1929 Parry Residence nominated for Cultural-Heritage status
By Sam Catanzaro
A 1929 Meditteranean/Monterey Revival property in Pacific Palisades has been nominated for Cultural-Heritage status by the City of Los Angeles.
The Parry Residence is a two-story single-family residence with an attached garage located on West Camarosa Drive between Toyopa Drive and Alma Real Drive in the Huntington Palisades.
Commissioned by Agnes S. Parry in 1929, the property was designed in the Monterey Revival architectural style by Los Angeles-area architectural firm Gable and Wyant. Mrs. Parry and her family owned the property until 1955, when they sold it to Doctor Ernest Richard Vincent Anderson and Mrs. Roby Anderson, local patrons of the arts.
Irregular in plan, the subject property is of wood-frame construction with smooth stucco cladding and has a multi-planed, cross-gabled clay tile roof. Features include wooden shutters, decorative wrought-iron grills, and flagstone hardscaping. On the interior, there are exposed wood ceiling beams, some of which are painted, arched entryways, hardwood floors, and wood paneled doors. Behind the residence there is a swimming pool, patio, and pool house. Also on the property is a Deodar Cedar tree planted in 1929, which constitutes one of the oldest living things in the Huntington Palisades.
“Unabated residential development in the community of Pacific Palisades has fueled a rash demolition of ‘older homes’ to replace them with huge residences, designed to engulf the lot. The Camarosa residence is under threat by the current owner, who filed for a demolition permit in July of 2018,” wrote Ignacio Fernandez of Bed of Roses Preservationists in the nomination form earlier this year. “It would be neglectful not to save some of these magnificent older homes. This pattern of removing “architectural jewels” such as the Camarosa Residence results in erasing the historic texture of this community; if allowed to continue unabated, we will lose the few remaining examples from this period.”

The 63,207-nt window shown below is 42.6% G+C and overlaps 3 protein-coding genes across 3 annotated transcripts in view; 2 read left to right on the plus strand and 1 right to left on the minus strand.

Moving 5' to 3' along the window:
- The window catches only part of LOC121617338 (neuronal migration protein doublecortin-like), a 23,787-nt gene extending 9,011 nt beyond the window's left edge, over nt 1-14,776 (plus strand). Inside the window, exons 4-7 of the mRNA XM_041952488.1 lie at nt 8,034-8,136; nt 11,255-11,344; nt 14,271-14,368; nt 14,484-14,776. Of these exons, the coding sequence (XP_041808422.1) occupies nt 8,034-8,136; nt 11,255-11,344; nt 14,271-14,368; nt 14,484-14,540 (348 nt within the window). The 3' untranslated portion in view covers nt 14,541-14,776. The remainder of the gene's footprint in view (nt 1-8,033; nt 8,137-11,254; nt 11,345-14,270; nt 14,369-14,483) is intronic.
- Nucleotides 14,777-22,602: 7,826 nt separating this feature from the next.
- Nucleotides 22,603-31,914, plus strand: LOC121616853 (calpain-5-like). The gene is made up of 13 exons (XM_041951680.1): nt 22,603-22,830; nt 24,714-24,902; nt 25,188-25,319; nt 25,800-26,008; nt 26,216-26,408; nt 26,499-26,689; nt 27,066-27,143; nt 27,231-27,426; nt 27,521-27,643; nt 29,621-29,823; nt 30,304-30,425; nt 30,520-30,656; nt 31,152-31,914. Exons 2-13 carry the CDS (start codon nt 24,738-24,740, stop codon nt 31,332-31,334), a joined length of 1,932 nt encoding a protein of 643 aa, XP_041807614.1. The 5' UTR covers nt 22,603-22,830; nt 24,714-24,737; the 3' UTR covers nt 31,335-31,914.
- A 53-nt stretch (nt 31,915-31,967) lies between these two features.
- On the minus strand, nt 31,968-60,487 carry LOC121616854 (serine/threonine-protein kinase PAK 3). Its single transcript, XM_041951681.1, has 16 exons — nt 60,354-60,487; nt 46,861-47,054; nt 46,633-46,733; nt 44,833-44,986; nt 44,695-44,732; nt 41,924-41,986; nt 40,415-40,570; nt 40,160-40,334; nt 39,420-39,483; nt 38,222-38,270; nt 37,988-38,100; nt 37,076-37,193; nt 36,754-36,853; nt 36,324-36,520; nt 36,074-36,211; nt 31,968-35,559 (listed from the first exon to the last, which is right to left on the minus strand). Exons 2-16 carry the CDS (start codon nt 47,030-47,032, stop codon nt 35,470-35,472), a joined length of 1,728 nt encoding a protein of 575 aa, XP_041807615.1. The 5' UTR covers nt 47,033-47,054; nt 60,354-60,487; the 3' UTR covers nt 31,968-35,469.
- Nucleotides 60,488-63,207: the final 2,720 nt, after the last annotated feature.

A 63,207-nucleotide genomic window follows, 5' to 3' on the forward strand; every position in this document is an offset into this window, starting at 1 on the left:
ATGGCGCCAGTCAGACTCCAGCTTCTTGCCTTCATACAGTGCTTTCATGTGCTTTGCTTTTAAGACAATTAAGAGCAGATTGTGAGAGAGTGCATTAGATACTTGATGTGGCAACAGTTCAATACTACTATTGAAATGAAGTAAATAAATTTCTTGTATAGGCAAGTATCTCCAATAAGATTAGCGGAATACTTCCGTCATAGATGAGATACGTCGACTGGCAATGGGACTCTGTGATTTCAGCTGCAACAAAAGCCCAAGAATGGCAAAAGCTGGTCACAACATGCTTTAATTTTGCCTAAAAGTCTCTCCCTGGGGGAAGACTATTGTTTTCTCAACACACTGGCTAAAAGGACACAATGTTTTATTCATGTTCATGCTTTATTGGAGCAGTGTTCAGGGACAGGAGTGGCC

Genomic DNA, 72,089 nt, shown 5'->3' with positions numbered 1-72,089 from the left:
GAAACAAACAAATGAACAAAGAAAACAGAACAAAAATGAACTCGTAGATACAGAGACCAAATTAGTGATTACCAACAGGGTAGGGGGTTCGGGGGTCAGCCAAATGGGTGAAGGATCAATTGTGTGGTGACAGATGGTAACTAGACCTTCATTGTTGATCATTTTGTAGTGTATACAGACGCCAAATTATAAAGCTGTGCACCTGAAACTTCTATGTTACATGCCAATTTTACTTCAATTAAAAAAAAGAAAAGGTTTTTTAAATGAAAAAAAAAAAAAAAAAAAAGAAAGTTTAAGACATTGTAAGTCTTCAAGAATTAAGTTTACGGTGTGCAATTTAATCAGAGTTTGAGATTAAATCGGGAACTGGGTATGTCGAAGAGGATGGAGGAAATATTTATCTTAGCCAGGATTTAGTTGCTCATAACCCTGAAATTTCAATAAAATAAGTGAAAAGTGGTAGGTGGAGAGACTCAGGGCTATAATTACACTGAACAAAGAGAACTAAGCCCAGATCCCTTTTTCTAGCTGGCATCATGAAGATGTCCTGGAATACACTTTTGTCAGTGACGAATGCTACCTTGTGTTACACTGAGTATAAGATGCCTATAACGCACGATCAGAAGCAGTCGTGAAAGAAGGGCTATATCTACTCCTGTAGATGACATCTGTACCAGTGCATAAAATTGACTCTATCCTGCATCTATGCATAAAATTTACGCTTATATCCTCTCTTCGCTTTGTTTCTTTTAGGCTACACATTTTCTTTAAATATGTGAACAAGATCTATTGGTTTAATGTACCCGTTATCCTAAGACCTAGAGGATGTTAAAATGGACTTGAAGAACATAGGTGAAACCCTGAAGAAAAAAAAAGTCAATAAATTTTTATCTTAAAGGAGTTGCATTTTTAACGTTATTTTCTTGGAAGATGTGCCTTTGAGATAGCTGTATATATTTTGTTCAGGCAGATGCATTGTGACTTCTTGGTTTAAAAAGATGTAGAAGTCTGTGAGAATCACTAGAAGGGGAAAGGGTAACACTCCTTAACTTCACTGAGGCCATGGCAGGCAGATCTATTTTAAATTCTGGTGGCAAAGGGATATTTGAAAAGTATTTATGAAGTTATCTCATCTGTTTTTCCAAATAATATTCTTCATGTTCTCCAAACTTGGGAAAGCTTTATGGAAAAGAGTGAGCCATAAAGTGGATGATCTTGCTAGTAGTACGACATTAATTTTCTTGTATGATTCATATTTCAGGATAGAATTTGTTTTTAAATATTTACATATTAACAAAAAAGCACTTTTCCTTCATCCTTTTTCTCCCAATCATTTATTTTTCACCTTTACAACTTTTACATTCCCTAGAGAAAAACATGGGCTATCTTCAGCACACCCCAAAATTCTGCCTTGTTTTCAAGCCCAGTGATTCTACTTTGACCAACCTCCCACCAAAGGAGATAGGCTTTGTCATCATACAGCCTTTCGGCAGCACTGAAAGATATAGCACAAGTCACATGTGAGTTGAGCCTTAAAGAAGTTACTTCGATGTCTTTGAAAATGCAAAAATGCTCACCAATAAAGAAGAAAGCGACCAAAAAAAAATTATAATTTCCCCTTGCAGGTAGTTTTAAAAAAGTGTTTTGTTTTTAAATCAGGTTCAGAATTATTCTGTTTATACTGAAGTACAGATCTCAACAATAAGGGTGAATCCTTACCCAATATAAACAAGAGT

In a staff report, the Los Angeles Department of City Planning’s Culture Heritage Commission wrote that “the property may be significant enough to warrant further investigation as a potential Historic-Cultural Monument.”
Architects George Elmore Gable (1892-1953) and Stanley Wyant (1890-1964) were both born in Iowa and began their practice in Los Angeles in 1922. Their firm, Gable and Wyant, maintained offices in Downtown Los Angeles as well as Beverly Hills. The firm designed several buildings in the Spanish Revival, Art Deco and Modern styles for Beverly Hills’ commercial district. Some of the firm’s works in the Los Angeles area include the 7th Street and Gladys Street Hotel (1924), the Beverly Hills Women’s Club (1925), and the Hangar No. 1 Building (1929, HCM #44).
On Tuesday, June 25 an information meeting and presentation on the property and the heritage nomination will take place at the Palisades Branch Library Community Room at 6:30 p.m. RSVP by emailing email@example.com